Sustainable value engineering: is it possible?
We’ve been thinking about how we can not only identify the goals and strategies for better climate impacts of development, but how we can act to achieve them. In particular, we’ve been examining the role of project managers and quantity surveyors to encourage improvement by design teams in an area that is often missed out on in climate talks: value engineering.
Carbon reduction in buildings has come a long way but we are still behind the curve compared to other industries. Why? Put simply, the willingness to pay for it is still lacking. Quantity surveyors control the purse strings and understand how funds can be spent wisely, but can we factor more sustainable decisions in to the process?
As part of multidisciplinary project teams, members collaborate to achieve a balance of several drivers whilst meeting the client’s brief.
Over the last year, over 1500 organisations comprising architects, engineers, contractors, consultants, and project managers have signed up to the ‘Declare’ movement[i], committing to undertake design and construction with significantly less carbon. This is a leap forward in terms of sustainable development intentions by a large portion of the built environment sector.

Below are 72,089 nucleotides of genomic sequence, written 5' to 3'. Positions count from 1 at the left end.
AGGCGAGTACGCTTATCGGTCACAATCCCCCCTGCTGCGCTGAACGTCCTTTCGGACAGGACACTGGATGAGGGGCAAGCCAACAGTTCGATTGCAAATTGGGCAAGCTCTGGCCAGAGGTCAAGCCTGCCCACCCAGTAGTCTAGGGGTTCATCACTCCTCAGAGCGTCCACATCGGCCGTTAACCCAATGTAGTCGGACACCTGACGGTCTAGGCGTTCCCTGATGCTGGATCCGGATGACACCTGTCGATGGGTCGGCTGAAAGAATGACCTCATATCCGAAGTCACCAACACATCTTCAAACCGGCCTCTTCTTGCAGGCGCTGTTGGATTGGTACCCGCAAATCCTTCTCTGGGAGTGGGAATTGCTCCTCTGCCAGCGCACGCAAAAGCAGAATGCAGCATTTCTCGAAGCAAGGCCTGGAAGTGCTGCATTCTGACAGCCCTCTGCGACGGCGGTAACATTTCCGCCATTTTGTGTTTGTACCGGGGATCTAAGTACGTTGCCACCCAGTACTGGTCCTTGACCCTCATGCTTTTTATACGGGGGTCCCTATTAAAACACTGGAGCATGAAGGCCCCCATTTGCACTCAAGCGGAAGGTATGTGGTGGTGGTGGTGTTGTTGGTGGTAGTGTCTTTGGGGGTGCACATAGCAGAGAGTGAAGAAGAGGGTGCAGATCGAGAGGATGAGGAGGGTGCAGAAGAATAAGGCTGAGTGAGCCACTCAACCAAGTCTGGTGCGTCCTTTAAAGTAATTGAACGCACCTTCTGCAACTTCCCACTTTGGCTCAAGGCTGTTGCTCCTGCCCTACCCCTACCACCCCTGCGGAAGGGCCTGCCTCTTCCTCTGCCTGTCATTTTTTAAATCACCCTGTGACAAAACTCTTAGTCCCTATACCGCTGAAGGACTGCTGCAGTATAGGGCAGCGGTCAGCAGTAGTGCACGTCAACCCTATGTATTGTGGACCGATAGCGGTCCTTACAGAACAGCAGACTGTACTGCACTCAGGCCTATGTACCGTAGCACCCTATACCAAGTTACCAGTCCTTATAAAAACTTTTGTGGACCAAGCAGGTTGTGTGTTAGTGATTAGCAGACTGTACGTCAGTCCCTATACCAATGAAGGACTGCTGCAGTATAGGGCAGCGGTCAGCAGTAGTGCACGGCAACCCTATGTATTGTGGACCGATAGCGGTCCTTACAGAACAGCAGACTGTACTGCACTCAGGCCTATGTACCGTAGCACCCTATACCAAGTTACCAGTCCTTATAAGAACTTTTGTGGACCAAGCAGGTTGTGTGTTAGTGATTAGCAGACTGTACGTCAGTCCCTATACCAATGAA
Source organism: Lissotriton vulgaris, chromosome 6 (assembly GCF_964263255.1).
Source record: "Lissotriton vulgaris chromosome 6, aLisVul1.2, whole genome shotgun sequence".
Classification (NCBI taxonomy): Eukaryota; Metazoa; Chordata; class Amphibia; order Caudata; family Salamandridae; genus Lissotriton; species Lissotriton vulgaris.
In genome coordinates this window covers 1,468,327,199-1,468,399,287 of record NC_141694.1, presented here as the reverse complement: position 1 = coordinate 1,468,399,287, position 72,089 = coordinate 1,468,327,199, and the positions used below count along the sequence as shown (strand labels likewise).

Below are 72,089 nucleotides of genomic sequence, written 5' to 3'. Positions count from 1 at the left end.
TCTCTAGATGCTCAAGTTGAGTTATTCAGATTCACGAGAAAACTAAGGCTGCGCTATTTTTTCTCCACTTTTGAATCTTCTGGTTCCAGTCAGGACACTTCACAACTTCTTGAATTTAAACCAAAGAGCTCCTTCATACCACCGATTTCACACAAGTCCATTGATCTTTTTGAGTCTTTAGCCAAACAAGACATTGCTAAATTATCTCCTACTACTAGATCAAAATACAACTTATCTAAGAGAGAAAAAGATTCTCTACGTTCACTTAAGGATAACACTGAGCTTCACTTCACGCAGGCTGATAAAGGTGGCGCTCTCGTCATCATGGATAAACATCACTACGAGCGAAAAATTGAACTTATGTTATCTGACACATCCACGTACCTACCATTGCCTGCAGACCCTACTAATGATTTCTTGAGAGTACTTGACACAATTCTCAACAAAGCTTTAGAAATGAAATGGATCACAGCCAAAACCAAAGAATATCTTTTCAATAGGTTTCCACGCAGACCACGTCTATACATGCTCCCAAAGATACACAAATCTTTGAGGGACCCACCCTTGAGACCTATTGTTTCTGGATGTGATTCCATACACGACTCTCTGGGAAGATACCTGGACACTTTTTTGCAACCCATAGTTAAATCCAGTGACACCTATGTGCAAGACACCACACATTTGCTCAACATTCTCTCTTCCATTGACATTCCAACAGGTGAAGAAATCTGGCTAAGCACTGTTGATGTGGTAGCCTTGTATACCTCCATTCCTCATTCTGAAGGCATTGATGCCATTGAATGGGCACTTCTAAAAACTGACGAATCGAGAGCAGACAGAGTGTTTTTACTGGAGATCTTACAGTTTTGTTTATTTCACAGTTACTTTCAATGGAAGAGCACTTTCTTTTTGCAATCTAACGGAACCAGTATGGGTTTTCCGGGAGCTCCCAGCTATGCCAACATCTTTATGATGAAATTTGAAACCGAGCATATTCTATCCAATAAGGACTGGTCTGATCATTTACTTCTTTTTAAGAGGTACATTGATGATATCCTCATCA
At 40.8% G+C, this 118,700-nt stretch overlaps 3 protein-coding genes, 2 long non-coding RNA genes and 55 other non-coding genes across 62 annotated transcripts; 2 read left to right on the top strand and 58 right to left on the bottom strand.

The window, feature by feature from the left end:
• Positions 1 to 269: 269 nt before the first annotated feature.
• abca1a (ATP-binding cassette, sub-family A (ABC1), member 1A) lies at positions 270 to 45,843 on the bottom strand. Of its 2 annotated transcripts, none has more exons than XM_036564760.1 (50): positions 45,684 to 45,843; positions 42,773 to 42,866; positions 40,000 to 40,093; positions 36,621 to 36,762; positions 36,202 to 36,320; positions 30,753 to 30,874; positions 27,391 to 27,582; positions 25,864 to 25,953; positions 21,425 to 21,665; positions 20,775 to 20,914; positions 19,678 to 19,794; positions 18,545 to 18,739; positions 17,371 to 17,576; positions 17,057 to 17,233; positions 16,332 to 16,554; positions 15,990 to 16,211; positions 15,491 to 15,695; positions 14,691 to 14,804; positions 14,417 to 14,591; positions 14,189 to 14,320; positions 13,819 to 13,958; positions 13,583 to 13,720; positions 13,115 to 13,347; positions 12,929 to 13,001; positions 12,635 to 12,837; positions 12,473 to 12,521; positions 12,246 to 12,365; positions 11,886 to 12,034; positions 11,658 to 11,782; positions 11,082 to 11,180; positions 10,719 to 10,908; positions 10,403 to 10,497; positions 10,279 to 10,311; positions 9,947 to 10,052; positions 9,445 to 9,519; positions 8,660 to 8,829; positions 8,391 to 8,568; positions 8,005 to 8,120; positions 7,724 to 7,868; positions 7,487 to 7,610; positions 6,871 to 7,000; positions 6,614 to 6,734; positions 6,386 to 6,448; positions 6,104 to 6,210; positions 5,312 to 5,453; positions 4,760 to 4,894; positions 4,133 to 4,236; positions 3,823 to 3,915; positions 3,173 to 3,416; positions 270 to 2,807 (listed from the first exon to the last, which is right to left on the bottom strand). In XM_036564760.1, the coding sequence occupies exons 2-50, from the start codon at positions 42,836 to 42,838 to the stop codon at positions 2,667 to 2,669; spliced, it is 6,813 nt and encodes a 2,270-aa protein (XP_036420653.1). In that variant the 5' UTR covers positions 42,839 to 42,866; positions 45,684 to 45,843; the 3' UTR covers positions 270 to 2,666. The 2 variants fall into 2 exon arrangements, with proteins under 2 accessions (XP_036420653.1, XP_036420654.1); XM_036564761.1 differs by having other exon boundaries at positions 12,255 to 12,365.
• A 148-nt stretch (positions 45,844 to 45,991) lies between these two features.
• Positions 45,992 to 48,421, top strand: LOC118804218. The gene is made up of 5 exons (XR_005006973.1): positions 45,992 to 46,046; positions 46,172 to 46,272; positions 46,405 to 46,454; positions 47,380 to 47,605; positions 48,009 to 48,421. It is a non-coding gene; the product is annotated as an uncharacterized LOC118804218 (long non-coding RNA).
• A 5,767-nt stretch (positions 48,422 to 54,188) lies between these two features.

However, moving away from bolt on sustainability services towards integrated, holistic and sustainable system design requires a fundamental rethink of the design process. And yet one of the fundamental steps that the sector needs to take is to integrate three key gatekeepers of our build processes: project managers, quantity surveyors and the procurement chain.
Value engineering for good
In its best possible incarnation, value engineering can get the best out of a design. Some everyday examples of how value engineering can benefit the environment around us include:
- Using a salvaged/reconditioned raised access floor system instead of installing a brand new one.
- Prolonging the life of well-maintained HVAC systems rather than automatically replacing them because the original systems have exceeded CIBSE life expectancy guidelines.
- Using natural materials to replace more carbon intensive, mass produced materials such as PVC.
- Designing out components – e.g. avoiding the use of mastic and sealants to waterproof joints.
- Careful modelling of building performance in use to optimise plant size.
However, at its worst, value engineering could literally cost us the earth. The decisions designers and contractors make now must move us towards Net Zero and it is fundamentally important that those in control of budgets understand the impact of changes to an optimised low carbon design. A tight specification that integrates carbon is essential for good intentions not to be undermined by contractual ‘opportunities’.
Never has a good brief been more important
Clients need to lead in their requirements for moving towards Net Zero. Our respective Declare movements demand that we design and build in the right way. However, if the same goal isn’t shared by our clients, it is quite possible that whilst the value engineering process may satisfy increases in value for cost, programme and quality, the effect on climate and carbon isn’t quantified in the same way.